I'm not a bit clear about what you're objecting to. The test, according to the document it's embedded in, was administered to students in training to become mathematics teachers---though I didn't read it carefully enough to figure out at what level.. I certainly want those who teach mathematics to be able to answer these questions appropriately, though the questions about "rigor" may be poorly formed.
The aim of the test seems to be to test whether students can differentiate good arguments from bad arguments. The ability to do so is important, because proof is central to mathematics. Those who can't distinguish between good argument and bad argument certainly ought not to be teaching mathematics. Even those who *can* do so but don't understand that proof is central to mathematics (and this includes many who mistakenly think that they want to major in mathematics) ought not to teach mathematics. (And the reason, I suspect, that the latter category includes so many who discover too late that they don't really want to study mathematics, is that too many of them make it through to become mathematics teachers. Allegedly, anyway.)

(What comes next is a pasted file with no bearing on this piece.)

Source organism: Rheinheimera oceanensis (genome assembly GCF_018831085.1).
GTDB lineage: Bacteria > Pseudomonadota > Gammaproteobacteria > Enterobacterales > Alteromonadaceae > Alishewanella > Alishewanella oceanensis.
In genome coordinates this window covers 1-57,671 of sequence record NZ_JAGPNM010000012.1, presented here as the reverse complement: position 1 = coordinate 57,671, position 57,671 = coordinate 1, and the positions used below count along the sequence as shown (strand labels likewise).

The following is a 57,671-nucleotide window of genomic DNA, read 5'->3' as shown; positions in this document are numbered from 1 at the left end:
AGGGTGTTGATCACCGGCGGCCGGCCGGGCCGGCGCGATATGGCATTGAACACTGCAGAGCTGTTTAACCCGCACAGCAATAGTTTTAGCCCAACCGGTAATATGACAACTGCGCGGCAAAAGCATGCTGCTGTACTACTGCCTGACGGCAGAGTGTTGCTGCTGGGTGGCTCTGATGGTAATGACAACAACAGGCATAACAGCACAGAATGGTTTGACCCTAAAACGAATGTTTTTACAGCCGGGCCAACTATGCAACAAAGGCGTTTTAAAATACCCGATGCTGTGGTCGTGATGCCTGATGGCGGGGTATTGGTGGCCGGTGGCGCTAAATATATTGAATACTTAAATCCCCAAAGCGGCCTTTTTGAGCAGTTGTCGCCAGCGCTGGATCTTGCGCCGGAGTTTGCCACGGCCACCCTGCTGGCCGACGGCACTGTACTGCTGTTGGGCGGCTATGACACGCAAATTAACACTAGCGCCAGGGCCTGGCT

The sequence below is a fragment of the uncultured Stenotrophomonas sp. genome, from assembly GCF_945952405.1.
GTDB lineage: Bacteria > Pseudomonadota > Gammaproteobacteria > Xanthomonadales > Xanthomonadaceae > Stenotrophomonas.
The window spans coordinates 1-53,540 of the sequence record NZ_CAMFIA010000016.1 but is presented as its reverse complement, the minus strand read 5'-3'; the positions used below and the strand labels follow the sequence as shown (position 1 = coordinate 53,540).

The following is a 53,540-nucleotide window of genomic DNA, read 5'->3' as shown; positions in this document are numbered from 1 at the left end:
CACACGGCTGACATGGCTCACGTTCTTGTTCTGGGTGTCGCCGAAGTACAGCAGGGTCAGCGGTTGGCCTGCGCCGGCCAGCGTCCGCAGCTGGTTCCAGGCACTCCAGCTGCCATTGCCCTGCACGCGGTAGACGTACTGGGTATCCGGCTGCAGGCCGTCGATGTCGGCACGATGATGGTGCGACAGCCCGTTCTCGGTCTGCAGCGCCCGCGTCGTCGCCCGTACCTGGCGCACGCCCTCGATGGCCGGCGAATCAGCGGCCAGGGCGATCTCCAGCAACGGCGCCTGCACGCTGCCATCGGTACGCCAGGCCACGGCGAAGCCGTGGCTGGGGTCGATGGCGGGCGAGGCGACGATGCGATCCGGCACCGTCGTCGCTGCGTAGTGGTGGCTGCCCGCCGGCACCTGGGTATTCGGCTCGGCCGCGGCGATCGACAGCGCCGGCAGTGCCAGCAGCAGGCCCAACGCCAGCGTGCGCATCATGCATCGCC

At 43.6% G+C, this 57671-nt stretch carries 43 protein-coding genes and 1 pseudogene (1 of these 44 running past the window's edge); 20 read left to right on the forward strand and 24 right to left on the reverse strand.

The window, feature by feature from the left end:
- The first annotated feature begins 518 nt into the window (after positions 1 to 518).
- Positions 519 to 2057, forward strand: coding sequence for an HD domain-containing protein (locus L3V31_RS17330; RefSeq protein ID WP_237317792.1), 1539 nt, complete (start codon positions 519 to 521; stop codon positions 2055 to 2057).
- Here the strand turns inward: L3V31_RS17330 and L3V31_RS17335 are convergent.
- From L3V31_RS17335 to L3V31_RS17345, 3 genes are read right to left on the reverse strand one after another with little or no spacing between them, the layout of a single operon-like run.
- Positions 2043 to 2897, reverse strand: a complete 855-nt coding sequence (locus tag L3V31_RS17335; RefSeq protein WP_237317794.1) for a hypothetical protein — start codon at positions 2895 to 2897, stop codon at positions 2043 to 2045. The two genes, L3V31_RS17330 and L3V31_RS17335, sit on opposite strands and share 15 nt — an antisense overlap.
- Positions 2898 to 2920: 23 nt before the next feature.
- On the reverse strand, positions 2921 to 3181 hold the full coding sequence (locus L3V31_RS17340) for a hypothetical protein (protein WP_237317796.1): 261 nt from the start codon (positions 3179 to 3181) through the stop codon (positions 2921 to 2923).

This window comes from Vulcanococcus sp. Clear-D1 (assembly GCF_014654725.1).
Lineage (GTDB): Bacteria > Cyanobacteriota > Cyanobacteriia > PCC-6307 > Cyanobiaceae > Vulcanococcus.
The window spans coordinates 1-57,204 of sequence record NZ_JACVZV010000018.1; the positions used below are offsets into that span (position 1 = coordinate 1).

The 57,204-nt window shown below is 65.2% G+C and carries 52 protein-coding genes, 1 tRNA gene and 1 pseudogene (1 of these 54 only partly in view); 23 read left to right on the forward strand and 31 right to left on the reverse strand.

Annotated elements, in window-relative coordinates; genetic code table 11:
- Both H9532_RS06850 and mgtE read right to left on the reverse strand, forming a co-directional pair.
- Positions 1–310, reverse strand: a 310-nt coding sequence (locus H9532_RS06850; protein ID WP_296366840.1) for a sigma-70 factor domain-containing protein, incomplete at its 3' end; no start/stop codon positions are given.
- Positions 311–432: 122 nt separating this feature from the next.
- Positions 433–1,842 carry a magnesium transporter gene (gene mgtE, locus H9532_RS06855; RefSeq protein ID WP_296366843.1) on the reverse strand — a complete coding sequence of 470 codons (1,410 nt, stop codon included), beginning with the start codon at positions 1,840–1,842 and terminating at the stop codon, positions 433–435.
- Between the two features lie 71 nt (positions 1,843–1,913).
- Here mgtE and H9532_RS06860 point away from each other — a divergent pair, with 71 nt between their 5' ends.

-- --Louis A. Talman Department of Mathematical and Computer Sciences Metropolitan State College of Denver